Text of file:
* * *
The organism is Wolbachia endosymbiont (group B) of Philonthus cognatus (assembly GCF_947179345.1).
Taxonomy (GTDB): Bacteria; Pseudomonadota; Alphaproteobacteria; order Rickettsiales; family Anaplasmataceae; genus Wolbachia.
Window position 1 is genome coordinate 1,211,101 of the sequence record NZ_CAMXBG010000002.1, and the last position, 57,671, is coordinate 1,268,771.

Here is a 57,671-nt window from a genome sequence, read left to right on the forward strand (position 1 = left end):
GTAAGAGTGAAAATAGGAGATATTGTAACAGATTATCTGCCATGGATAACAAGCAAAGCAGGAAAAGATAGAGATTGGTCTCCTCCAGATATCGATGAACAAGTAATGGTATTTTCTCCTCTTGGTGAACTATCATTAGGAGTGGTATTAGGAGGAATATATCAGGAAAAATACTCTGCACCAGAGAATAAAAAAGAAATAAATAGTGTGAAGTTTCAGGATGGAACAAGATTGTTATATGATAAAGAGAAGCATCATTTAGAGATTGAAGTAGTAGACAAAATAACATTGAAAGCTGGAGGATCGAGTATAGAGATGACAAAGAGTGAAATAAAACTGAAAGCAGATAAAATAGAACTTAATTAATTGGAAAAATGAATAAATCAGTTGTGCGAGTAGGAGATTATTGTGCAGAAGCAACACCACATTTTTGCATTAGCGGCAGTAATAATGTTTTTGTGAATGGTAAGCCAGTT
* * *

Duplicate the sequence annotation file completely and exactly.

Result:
The organism is Wolbachia endosymbiont (group B) of Philonthus cognatus (assembly GCF_947179345.1).
Taxonomy (GTDB): Bacteria; Pseudomonadota; Alphaproteobacteria; order Rickettsiales; family Anaplasmataceae; genus Wolbachia.
Window position 1 is genome coordinate 1,211,101 of the sequence record NZ_CAMXBG010000002.1, and the last position, 57,671, is coordinate 1,268,771.

Here is a 57,671-nt window from a genome sequence, read left to right on the forward strand (position 1 = left end):
GTAAGAGTGAAAATAGGAGATATTGTAACAGATTATCTGCCATGGATAACAAGCAAAGCAGGAAAAGATAGAGATTGGTCTCCTCCAGATATCGATGAACAAGTAATGGTATTTTCTCCTCTTGGTGAACTATCATTAGGAGTGGTATTAGGAGGAATATATCAGGAAAAATACTCTGCACCAGAGAATAAAAAAGAAATAAATAGTGTGAAGTTTCAGGATGGAACAAGATTGTTATATGATAAAGAGAAGCATCATTTAGAGATTGAAGTAGTAGACAAAATAACATTGAAAGCTGGAGGATCGAGTATAGAGATGACAAAGAGTGAAATAAAACTGAAAGCAGATAAAATAGAACTTAATTAATTGGAAAAATGAATAAATCAGTTGTGCGAGTAGGAGATTATTGTGCAGAAGCAACACCACATTTTTGCATTAGCGGCAGTAATAATGTTTTTGTGAATGGTAAGCCAGTT